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Dragon Dojo - Rachel Mulligan Stained Glass

Everyone should have a room of one’s own, Virginia Woolf said. So back in 2014 we built an outdoor Dojo for my husband, James Langcake, to practice his Tai Chi in, and to store his large collection of practice weapons – swords, spears, staffs and guandao (an alarming spear with a curved blade on one end). I designed the hall and ordered the materials. James’ friend and Tai Chi expert, Nick Gudge, came over from Ireland and donated his time to mastermind the building of it. The thee of us (with a few volunteer helpers) worked our socks off for ten days and by then it had a roof, walls, windows and reclaimed patio doors from Freecycle. The earth floor was good for training on, which was just as well as we ran out of materials and time to lay a proper floor.

Three years down the line, with the Open Studios looming, and the dust from the dry earth floor coating the walls, I decided to take matters into my own hands. James prefers to practice Tai Chi in the park (unless it is chucking down with rain or freezing cold) so the Dojo was a wasted space most of the time. I bought a reclaimed parquet floor and spent more hours that I care to think about cleaning it up. I paid someone to help lay the floor and build some storage seats. The space was starting to look amazing but there was still the hideous bathroom glass in the French windows.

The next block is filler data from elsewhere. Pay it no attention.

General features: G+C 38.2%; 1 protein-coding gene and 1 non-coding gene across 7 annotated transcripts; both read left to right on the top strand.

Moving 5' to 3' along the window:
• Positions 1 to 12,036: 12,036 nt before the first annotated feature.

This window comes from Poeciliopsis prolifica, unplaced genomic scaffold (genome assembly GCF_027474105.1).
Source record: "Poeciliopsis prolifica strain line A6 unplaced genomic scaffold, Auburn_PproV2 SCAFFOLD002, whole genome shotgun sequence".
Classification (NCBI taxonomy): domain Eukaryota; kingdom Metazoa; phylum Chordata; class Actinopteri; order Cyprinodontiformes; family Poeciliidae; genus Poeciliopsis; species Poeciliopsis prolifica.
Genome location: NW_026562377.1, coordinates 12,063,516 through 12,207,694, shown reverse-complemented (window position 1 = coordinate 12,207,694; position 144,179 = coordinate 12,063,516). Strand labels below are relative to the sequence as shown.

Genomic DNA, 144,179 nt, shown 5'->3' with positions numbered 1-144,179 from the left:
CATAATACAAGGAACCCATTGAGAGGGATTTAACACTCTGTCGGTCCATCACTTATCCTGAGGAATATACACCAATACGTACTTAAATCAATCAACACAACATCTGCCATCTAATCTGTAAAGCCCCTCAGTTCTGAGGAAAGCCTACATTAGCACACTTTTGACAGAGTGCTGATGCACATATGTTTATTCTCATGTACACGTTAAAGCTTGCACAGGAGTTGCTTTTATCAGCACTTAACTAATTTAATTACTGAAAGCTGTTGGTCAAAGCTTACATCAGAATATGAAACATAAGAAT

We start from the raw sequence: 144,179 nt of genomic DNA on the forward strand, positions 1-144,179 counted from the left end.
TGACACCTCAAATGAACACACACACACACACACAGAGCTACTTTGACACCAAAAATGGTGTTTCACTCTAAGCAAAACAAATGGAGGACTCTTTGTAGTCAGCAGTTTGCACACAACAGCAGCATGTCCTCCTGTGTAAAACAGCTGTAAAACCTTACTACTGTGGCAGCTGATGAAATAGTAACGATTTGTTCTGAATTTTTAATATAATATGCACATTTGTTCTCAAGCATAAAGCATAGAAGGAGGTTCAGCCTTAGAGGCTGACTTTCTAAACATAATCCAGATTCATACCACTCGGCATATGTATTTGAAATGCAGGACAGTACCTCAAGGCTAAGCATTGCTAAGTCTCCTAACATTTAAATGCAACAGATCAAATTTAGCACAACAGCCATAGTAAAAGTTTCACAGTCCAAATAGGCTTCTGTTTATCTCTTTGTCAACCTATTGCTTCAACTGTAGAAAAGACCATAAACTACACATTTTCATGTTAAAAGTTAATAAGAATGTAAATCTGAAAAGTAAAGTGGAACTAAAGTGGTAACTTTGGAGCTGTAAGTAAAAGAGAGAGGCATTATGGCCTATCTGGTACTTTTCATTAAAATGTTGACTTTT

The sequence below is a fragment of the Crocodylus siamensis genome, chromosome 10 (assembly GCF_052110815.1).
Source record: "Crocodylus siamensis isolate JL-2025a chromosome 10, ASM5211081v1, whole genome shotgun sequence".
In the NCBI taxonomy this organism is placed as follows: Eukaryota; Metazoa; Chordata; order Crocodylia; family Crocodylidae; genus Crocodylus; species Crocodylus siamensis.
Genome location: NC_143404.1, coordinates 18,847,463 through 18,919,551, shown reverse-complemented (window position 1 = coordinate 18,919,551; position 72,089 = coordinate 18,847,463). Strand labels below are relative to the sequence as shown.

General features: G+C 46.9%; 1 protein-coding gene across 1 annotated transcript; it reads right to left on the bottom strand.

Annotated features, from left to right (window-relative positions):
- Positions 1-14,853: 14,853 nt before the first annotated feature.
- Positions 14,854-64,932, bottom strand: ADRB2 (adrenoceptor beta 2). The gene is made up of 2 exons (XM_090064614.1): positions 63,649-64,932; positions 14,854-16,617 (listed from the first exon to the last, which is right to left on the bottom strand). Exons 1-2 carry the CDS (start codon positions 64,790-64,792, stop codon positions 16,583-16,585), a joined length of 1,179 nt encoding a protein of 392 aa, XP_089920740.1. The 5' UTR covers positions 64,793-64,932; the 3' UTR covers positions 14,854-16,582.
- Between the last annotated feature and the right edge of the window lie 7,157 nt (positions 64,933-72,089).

The original plan for the Dojo had included a stained glass dragon, but I knew I’d never get round to making it on my own. Jessica Stroud, a friend who is also a professional glass artist, wanted to learn some painting techniques from me and had come up with a design. Then I had a brainwave. We could try and complete the stained glass doors during the Open Studios. After all, if we could build a Dojo in ten days then two experts could surely knock up a stained glass window in two whole weeks.

Well, there was a heat wave, and we had over 170 visitors to stop and talk to about the project, but we did it! Clive Hoskin, another professional stained glass worker, gave up his time to fit the 20 panels on the hottest evening of the year. I even found a beautiful sofa on Gumtree that was being given away. The total cost of the Dojo (materials and labour) was under £10,000. Our thanks go to the many friends who contributed their time and skills to help create such a beautiful and versatile space. And there is still some decorating to do if anyone would like to get involved?